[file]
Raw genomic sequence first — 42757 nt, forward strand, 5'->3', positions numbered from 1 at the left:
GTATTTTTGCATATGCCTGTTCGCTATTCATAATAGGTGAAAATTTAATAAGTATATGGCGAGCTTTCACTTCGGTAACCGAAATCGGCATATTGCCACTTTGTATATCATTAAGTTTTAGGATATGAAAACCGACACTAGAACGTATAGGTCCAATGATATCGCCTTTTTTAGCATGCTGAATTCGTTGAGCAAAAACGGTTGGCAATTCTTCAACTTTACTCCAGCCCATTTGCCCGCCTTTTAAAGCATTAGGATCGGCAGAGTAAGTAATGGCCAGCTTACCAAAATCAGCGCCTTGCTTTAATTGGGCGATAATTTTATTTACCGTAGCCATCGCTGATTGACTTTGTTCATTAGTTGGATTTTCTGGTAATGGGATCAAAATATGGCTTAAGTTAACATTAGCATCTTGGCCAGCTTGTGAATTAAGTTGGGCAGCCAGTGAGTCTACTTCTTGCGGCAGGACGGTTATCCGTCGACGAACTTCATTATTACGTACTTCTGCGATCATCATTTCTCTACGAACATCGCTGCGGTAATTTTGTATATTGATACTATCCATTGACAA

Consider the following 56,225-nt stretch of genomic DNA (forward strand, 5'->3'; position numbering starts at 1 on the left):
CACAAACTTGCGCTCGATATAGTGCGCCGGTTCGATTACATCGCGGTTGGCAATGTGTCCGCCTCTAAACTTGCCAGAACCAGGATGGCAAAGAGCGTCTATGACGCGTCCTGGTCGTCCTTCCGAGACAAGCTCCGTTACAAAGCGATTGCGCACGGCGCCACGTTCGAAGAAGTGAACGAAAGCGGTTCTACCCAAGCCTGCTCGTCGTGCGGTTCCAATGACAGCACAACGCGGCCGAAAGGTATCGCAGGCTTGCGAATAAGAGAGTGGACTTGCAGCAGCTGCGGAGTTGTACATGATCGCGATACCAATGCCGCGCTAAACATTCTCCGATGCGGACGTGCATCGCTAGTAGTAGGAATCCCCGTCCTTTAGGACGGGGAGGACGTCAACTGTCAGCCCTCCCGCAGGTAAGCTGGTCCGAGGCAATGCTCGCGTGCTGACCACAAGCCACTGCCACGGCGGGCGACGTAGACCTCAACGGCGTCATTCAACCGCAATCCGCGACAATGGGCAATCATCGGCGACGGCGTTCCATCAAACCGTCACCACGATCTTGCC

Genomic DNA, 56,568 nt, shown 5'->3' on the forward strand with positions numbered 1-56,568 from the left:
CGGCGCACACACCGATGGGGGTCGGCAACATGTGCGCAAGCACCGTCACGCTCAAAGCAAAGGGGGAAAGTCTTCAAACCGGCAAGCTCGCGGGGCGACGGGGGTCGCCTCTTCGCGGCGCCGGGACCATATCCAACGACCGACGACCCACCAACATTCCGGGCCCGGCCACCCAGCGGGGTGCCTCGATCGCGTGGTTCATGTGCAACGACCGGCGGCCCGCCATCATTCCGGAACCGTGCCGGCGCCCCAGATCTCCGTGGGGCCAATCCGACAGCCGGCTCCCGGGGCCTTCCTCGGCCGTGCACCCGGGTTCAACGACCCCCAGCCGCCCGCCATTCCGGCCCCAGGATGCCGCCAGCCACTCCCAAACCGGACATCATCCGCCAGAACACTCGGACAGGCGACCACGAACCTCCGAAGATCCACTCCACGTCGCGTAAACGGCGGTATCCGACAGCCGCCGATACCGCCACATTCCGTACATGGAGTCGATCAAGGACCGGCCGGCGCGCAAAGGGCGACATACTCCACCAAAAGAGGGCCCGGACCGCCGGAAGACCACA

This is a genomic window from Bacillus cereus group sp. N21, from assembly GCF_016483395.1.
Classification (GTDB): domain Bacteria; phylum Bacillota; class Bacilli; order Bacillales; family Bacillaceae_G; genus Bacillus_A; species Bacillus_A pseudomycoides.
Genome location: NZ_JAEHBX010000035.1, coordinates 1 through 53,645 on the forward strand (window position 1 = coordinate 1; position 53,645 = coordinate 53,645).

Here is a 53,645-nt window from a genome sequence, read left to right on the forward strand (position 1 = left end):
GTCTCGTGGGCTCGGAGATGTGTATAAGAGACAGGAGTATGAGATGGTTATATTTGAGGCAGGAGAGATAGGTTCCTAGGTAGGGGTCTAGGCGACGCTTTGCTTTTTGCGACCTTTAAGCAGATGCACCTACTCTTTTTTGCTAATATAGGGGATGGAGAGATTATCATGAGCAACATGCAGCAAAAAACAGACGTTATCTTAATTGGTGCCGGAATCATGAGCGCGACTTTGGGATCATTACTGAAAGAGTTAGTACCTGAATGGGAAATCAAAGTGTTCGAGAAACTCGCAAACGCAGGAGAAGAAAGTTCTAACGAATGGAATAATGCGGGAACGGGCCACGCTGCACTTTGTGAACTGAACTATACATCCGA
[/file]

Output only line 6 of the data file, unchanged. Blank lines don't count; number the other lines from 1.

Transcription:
CGGCGCACACACCGATGGGGGTCGGCAACATGTGCGCAAGCACCGTCACGCTCAAAGCAAAGGGGGAAAGTCTTCAAACCGGCAAGCTCGCGGGGCGACGGGGGTCGCCTCTTCGCGGCGCCGGGACCATATCCAACGACCGACGACCCACCAACATTCCGGGCCCGGCCACCCAGCGGGGTGCCTCGATCGCGTGGTTCATGTGCAACGACCGGCGGCCCGCCATCATTCCGGAACCGTGCCGGCGCCCCAGATCTCCGTGGGGCCAATCCGACAGCCGGCTCCCGGGGCCTTCCTCGGCCGTGCACCCGGGTTCAACGACCCCCAGCCGCCCGCCATTCCGGCCCCAGGATGCCGCCAGCCACTCCCAAACCGGACATCATCCGCCAGAACACTCGGACAGGCGACCACGAACCTCCGAAGATCCACTCCACGTCGCGTAAACGGCGGTATCCGACAGCCGCCGATACCGCCACATTCCGTACATGGAGTCGATCAAGGACCGGCCGGCGCGCAAAGGGCGACATACTCCACCAAAAGAGGGCCCGGACCGCCGGAAGACCACA